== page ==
This Is the Worst News Yet for Fyre Festival
The Fyre Festival has become a punchline for many, but legal issues continue to pile up for the hubris-defining event. The New York Times reports Sunday evening that Fyre Media is now facing a federal investigation, "with federal authorities looking into possible mail, wire and securities fraud."
This investigation by a U.S. attorney's office and the FBI is in addition to the more than a dozen reported lawsuits the company is already facing, including a class-action lawsuit and other legal action alleging fraud and breach of contract.
Details trickled out over the course of the April weekend when the festival was scheduled to take place. Ticket buyers were stranded in the Bahamas with unfulfilled promises of yachts, models, Instagram-worthy food from celebrity chefs, and a concert slated to feature the likes of Blink 182, G.O.O.D. Music, Major Lazer, and Migos. Instead, wealthy partygoers were met by damp mattresses, cheese sandwiches, and unfinished tents.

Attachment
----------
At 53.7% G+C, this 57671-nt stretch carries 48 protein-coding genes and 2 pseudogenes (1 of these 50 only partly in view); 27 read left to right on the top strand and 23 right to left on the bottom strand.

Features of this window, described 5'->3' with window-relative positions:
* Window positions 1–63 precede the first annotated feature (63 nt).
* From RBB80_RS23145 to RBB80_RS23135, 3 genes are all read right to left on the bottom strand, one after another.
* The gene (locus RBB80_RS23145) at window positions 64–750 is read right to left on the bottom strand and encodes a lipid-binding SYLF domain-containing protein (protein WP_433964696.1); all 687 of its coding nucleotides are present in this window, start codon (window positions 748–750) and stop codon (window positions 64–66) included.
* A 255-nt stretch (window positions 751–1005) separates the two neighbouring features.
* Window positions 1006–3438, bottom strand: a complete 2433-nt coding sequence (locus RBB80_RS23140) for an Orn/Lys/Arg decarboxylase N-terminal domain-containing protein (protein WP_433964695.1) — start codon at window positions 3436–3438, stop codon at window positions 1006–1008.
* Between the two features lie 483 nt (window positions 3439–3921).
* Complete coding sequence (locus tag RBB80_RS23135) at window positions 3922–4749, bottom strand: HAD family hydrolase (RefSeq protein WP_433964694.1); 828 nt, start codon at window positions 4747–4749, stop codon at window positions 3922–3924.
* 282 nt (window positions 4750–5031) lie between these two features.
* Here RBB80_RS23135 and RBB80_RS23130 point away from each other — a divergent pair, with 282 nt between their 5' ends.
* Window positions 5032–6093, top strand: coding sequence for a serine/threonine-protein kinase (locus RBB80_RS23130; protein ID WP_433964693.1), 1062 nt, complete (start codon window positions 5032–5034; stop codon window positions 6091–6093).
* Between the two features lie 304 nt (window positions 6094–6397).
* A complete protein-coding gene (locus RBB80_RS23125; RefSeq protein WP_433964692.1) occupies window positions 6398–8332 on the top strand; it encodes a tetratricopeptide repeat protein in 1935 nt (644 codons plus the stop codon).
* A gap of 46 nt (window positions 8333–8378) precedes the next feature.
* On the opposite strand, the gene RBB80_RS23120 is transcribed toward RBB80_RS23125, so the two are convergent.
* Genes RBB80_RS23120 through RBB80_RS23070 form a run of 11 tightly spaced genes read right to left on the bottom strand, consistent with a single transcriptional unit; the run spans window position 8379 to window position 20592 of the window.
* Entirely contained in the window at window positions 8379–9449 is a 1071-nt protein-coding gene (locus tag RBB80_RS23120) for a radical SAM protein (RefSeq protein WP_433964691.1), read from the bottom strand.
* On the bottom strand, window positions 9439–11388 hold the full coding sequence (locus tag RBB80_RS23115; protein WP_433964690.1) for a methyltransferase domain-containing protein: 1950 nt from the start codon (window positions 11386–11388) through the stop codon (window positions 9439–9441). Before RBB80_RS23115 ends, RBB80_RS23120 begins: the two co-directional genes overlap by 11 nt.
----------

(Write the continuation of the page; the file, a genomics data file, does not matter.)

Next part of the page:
Sunday's report broadens the scope of problems. Blink 182 and several businesses contracted by the festival have equipment stuck in "customs limbo." That's in part due to Fyre owing more than $330,000 in customs fees to the Bahamian government.
There is also financial trouble with unpaid staff who were sometimes paid in cash and rarely, if ever, given pay stubs. Contract workers like Ian Nicholson, a carpenter owed more than $5,000, have also gone unpaid, according to the report.
As debts went unpaid and the disaster continued to unfold, festival founders Billy McFarland and Ja Rule told staff the "sensationalized" mishap wasn't the end of the company. “The whole world knows Fyre’s name now. This will pass, guys," Ja Rule said in a recording obtained by the Times.
Read the full report at the Times' website.
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